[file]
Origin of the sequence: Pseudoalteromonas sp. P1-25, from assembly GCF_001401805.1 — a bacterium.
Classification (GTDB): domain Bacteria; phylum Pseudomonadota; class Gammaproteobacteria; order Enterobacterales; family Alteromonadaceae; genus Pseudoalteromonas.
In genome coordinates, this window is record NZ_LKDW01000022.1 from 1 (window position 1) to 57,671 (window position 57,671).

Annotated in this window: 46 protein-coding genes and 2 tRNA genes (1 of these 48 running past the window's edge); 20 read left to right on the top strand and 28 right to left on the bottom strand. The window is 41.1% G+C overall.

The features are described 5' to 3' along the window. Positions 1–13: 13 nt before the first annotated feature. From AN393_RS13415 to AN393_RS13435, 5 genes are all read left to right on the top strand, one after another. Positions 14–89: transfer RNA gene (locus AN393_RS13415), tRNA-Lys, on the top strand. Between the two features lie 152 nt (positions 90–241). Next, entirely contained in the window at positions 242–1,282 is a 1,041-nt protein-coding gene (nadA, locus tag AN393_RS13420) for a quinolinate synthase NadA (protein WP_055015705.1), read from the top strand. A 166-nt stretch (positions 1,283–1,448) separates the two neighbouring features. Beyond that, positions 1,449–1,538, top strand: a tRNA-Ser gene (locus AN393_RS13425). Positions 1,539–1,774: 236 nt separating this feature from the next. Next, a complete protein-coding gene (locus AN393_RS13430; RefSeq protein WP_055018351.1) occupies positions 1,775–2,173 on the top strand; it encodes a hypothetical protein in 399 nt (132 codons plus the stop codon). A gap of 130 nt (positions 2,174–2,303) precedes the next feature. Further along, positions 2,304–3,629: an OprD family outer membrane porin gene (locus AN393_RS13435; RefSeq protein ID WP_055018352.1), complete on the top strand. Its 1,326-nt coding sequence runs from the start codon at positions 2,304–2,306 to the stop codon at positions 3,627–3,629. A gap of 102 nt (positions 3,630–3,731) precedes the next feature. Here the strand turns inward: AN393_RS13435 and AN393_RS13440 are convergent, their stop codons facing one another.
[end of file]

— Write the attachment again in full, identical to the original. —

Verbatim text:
Origin of the sequence: Pseudoalteromonas sp. P1-25, from assembly GCF_001401805.1 — a bacterium.
Classification (GTDB): domain Bacteria; phylum Pseudomonadota; class Gammaproteobacteria; order Enterobacterales; family Alteromonadaceae; genus Pseudoalteromonas.
In genome coordinates, this window is record NZ_LKDW01000022.1 from 1 (window position 1) to 57,671 (window position 57,671).

Annotated in this window: 46 protein-coding genes and 2 tRNA genes (1 of these 48 running past the window's edge); 20 read left to right on the top strand and 28 right to left on the bottom strand. The window is 41.1% G+C overall.

The features are described 5' to 3' along the window. Positions 1–13: 13 nt before the first annotated feature. From AN393_RS13415 to AN393_RS13435, 5 genes are all read left to right on the top strand, one after another. Positions 14–89: transfer RNA gene (locus AN393_RS13415), tRNA-Lys, on the top strand. Between the two features lie 152 nt (positions 90–241). Next, entirely contained in the window at positions 242–1,282 is a 1,041-nt protein-coding gene (nadA, locus tag AN393_RS13420) for a quinolinate synthase NadA (protein WP_055015705.1), read from the top strand. A 166-nt stretch (positions 1,283–1,448) separates the two neighbouring features. Beyond that, positions 1,449–1,538, top strand: a tRNA-Ser gene (locus AN393_RS13425). Positions 1,539–1,774: 236 nt separating this feature from the next. Next, a complete protein-coding gene (locus AN393_RS13430; RefSeq protein WP_055018351.1) occupies positions 1,775–2,173 on the top strand; it encodes a hypothetical protein in 399 nt (132 codons plus the stop codon). A gap of 130 nt (positions 2,174–2,303) precedes the next feature. Further along, positions 2,304–3,629: an OprD family outer membrane porin gene (locus AN393_RS13435; RefSeq protein ID WP_055018352.1), complete on the top strand. Its 1,326-nt coding sequence runs from the start codon at positions 2,304–2,306 to the stop codon at positions 3,627–3,629. A gap of 102 nt (positions 3,630–3,731) precedes the next feature. Here the strand turns inward: AN393_RS13435 and AN393_RS13440 are convergent, their stop codons facing one another.